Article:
Approximately 20 years ago, we made the first attempt to implement a robotic welding system known as Programmable Automated Weld System (PAWS). Although it was an older system, PAWS was capable of welding assemblies with these complex features. However, at the time the complexity of programming and the lack of in-process compensation during welding proved too difficult to overcome. Recently, recognizing the benefits of newer systems, we began investigating the use of robotics for more complicated assemblies such as curved web to flange connections. Our pursuit intended to leverage the many advantages robotic integration has to offer; such as:

  • adaptive fill
  • bead planning
  • tool changing
  • interpass cleaning
  • safety enhancements
  • offline programming
  • through-the-arc sensing.                                                                                                                                                 

Completed efforts

Interim products robot (IPR). Our most recent large effort for implementing robotic welding technologies was through a navy manufacturing technology (ManTech) project, “Robotic Welding of Virginia Class Submarine Interim Products.” The goal of this project was to research and prototype a robotic welding solution to robotically weld parts identified as interim products. The interim products are fabricated structural assemblies that are broken down by their product structure. Examples of interim products are “tee” and “I” assemblies; foundations; tank internals; and inserts and penetrations.


This is the first system we had that required qualifications for robotic welding using an adaptive welding process to perform the welding on nuclear submarine structures. We believed the best method for reducing welding costs would be to increase the amount of joints that could be robotically welded. The final solution would be an integrated robotic system, capable of offline programming to robotically weld the complex joints in different positions.


The project was successfully completed in 2014. The IPR is fully implemented at our Quonset Point, Rhode Island location, and has been shown to increase the welding efficiency (greater than 30% improvement) along with close to 100% first-time quality rates up to and including X-ray quality welds. Figure 3 identifies the IPR in the working cell.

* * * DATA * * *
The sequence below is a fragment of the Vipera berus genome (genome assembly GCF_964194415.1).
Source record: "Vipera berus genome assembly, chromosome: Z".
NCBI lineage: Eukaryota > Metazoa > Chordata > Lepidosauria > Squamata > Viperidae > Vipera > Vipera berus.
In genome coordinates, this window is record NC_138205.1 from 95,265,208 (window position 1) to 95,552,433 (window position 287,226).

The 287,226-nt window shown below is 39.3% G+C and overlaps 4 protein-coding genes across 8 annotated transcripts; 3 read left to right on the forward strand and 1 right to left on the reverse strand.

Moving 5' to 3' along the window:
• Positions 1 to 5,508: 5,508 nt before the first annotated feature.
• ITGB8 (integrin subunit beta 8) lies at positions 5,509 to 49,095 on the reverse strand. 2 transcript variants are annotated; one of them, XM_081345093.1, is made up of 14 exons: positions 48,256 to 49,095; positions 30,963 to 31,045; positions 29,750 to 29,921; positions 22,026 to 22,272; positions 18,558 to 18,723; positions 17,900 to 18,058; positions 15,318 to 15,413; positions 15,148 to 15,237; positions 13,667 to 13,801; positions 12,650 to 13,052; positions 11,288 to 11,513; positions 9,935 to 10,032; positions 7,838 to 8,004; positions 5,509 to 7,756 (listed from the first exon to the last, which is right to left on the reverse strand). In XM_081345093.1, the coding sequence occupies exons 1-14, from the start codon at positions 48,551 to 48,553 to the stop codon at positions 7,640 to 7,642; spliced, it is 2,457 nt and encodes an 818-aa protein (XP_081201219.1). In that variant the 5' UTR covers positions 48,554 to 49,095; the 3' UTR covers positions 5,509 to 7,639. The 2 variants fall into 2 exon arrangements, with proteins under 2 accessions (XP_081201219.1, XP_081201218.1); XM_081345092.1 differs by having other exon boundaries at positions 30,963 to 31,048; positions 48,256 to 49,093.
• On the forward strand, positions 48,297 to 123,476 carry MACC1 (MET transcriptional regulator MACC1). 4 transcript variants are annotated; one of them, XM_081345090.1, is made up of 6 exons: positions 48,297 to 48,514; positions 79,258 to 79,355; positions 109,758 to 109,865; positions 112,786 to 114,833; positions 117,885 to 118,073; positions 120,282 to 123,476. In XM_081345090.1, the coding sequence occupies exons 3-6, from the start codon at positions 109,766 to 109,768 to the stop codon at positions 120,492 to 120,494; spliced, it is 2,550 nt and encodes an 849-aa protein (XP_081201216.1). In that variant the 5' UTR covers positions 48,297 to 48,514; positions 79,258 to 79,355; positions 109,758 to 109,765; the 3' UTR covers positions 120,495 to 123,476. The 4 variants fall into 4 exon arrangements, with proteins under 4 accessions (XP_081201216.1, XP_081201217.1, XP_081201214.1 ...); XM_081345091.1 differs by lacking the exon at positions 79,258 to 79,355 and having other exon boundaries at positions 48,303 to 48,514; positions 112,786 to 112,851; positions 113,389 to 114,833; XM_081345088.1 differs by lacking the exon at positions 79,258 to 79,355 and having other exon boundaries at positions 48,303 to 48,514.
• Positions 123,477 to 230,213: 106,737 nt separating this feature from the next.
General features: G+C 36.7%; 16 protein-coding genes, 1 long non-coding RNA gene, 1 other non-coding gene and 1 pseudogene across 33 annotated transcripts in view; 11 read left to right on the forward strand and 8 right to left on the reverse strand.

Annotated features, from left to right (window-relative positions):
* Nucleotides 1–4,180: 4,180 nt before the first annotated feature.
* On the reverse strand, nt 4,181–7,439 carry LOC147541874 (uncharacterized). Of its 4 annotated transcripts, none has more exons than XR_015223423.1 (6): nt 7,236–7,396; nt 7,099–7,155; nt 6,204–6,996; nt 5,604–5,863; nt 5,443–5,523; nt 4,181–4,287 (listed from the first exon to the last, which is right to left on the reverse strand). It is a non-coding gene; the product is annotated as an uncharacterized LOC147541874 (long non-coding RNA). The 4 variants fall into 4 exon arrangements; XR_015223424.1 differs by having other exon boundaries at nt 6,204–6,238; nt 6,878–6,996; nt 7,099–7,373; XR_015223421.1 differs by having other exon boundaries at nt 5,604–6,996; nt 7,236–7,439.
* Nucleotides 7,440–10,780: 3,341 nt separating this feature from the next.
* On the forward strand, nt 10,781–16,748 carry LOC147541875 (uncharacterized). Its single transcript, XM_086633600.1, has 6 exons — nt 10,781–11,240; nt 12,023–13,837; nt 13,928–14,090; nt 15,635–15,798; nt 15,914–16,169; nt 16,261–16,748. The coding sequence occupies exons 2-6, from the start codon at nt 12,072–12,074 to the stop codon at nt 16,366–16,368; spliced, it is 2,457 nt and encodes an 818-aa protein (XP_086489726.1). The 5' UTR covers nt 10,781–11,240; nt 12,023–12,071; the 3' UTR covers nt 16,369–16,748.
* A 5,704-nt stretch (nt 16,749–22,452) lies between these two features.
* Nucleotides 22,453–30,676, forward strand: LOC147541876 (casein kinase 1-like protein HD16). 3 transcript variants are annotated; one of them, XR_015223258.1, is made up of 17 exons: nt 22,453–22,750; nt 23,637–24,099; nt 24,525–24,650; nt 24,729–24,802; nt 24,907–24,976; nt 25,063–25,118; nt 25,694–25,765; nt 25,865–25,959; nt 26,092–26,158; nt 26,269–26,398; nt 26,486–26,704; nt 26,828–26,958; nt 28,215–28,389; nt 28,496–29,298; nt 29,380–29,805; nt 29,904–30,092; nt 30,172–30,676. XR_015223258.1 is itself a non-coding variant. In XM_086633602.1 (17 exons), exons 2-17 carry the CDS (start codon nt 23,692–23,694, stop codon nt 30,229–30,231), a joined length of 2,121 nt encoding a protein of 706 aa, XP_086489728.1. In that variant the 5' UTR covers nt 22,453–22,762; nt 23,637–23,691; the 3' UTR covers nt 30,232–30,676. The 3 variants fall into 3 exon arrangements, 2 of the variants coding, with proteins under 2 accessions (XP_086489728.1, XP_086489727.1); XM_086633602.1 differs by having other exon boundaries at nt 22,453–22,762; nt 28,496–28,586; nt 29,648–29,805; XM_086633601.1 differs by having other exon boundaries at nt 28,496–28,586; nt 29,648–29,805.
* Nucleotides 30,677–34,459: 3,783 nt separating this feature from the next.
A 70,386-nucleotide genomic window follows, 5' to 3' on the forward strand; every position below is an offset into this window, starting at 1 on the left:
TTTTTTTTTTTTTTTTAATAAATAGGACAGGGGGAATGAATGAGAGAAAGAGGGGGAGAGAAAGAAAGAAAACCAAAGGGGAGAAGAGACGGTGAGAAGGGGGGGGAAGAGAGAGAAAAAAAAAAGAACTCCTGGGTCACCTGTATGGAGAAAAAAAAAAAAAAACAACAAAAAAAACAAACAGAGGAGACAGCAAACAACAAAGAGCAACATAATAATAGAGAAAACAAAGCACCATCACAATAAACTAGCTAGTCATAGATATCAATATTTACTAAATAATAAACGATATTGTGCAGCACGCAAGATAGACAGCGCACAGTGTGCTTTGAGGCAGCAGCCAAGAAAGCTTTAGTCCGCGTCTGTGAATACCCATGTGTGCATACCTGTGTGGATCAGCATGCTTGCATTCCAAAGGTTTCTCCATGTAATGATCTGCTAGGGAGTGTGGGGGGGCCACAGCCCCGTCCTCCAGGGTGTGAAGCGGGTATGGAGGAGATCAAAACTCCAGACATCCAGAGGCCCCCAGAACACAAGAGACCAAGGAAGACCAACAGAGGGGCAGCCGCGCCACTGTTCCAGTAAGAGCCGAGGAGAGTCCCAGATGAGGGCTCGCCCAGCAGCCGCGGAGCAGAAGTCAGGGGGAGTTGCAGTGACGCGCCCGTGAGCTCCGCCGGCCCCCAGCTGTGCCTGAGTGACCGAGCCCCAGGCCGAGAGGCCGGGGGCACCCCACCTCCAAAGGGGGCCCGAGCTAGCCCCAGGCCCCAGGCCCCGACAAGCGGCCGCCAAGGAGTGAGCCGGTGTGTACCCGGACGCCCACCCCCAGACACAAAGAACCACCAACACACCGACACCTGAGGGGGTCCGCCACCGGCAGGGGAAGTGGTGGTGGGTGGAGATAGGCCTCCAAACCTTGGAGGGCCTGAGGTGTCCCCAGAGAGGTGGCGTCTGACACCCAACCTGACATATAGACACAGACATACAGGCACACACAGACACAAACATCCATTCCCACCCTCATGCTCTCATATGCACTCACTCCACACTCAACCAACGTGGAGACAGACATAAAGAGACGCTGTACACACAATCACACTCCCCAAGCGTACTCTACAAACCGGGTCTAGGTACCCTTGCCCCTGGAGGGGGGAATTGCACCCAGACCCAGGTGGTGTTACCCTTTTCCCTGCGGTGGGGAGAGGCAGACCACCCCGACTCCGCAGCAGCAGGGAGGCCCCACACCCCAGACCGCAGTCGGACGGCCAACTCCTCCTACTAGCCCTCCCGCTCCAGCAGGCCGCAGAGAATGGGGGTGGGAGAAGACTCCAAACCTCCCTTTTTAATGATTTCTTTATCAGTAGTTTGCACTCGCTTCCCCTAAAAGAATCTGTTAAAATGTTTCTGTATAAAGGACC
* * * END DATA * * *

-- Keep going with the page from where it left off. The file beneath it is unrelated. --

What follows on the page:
3a_and_3b_space.jpgFigure 3: IPR working cell.

Missile tube automation
. Subsequent to the IPR, we developed a robotic system to support the completion of more complex welds. The purpose of this robot is to revolutionize the installation of missile tubes (MT) by using two robotic systems, one for cutting and one for welding. Figure 4 identifies the cut/bevel system and welding system.

 4a_4b_space.jpgFigure 4: Cut/bevel equipment and weld equipment.

The legacy process for installing MTs in the prior classes of submarines was a manual and very labor-intensive process that involved a single MT, which was hand-welded and then outfitted within confined spaces. The new process combines automation, technology, and robotics to weld and outfit multiple tubes concurrently in a safer and more manageable atmosphere.


The entire process is facilitated with the use of 3D metrology tooling and software to establish the best fit of the as-built conditions of the raw material. Data obtained from the measurements and scanning is processed in the software to accurately define and create the robotic cut path. The surface is then prepared for welding using specific grind media to achieve a repeatable and accurate fit-up. Welding is then accomplished by using an adaptive path planning process to deposit multi-pass welds.


Current efforts

We have been awarded funding to perform the R&D of robotic and automated solutions for multiple projects. The goal of these projects is to develop a prototype to demonstrate that the technology is achievable in a scaled-down version.